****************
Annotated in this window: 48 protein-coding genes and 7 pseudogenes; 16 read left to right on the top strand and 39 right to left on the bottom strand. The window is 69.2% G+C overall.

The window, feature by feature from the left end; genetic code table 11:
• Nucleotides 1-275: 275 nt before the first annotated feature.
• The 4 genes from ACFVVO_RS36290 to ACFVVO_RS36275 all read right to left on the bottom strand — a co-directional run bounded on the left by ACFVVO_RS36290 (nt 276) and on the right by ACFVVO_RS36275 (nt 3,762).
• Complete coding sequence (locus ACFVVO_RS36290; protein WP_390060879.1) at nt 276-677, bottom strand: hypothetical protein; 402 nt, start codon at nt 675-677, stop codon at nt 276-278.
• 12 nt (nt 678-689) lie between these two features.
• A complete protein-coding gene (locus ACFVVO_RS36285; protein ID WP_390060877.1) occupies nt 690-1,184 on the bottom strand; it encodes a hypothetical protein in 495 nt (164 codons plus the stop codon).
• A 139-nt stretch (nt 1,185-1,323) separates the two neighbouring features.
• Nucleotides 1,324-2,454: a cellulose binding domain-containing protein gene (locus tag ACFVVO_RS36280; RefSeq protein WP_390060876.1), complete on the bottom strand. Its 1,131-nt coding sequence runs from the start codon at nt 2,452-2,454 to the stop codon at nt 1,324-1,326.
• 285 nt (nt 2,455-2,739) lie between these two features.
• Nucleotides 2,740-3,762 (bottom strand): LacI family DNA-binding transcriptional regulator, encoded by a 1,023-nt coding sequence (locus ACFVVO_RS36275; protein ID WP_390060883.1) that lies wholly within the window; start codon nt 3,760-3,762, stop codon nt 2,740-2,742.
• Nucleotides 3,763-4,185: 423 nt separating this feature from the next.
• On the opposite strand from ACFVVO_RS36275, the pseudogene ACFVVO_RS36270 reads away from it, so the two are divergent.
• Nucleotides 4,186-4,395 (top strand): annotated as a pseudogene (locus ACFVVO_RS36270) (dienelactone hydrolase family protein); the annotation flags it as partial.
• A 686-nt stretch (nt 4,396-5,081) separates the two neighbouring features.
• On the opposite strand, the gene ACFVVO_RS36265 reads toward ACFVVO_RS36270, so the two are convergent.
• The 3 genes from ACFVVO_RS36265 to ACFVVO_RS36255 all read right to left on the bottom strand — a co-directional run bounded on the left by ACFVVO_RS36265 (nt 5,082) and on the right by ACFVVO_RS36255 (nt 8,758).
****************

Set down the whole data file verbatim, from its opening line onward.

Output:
Annotated in this window: 48 protein-coding genes and 7 pseudogenes; 16 read left to right on the top strand and 39 right to left on the bottom strand. The window is 69.2% G+C overall.

The window, feature by feature from the left end; genetic code table 11:
• Nucleotides 1-275: 275 nt before the first annotated feature.
• The 4 genes from ACFVVO_RS36290 to ACFVVO_RS36275 all read right to left on the bottom strand — a co-directional run bounded on the left by ACFVVO_RS36290 (nt 276) and on the right by ACFVVO_RS36275 (nt 3,762).
• Complete coding sequence (locus ACFVVO_RS36290; protein WP_390060879.1) at nt 276-677, bottom strand: hypothetical protein; 402 nt, start codon at nt 675-677, stop codon at nt 276-278.
• 12 nt (nt 678-689) lie between these two features.
• A complete protein-coding gene (locus ACFVVO_RS36285; protein ID WP_390060877.1) occupies nt 690-1,184 on the bottom strand; it encodes a hypothetical protein in 495 nt (164 codons plus the stop codon).
• A 139-nt stretch (nt 1,185-1,323) separates the two neighbouring features.
• Nucleotides 1,324-2,454: a cellulose binding domain-containing protein gene (locus tag ACFVVO_RS36280; RefSeq protein WP_390060876.1), complete on the bottom strand. Its 1,131-nt coding sequence runs from the start codon at nt 2,452-2,454 to the stop codon at nt 1,324-1,326.
• 285 nt (nt 2,455-2,739) lie between these two features.
• Nucleotides 2,740-3,762 (bottom strand): LacI family DNA-binding transcriptional regulator, encoded by a 1,023-nt coding sequence (locus ACFVVO_RS36275; protein ID WP_390060883.1) that lies wholly within the window; start codon nt 3,760-3,762, stop codon nt 2,740-2,742.
• Nucleotides 3,763-4,185: 423 nt separating this feature from the next.
• On the opposite strand from ACFVVO_RS36275, the pseudogene ACFVVO_RS36270 reads away from it, so the two are divergent.
• Nucleotides 4,186-4,395 (top strand): annotated as a pseudogene (locus ACFVVO_RS36270) (dienelactone hydrolase family protein); the annotation flags it as partial.
• A 686-nt stretch (nt 4,396-5,081) separates the two neighbouring features.
• On the opposite strand, the gene ACFVVO_RS36265 reads toward ACFVVO_RS36270, so the two are convergent.
• The 3 genes from ACFVVO_RS36265 to ACFVVO_RS36255 all read right to left on the bottom strand — a co-directional run bounded on the left by ACFVVO_RS36265 (nt 5,082) and on the right by ACFVVO_RS36255 (nt 8,758).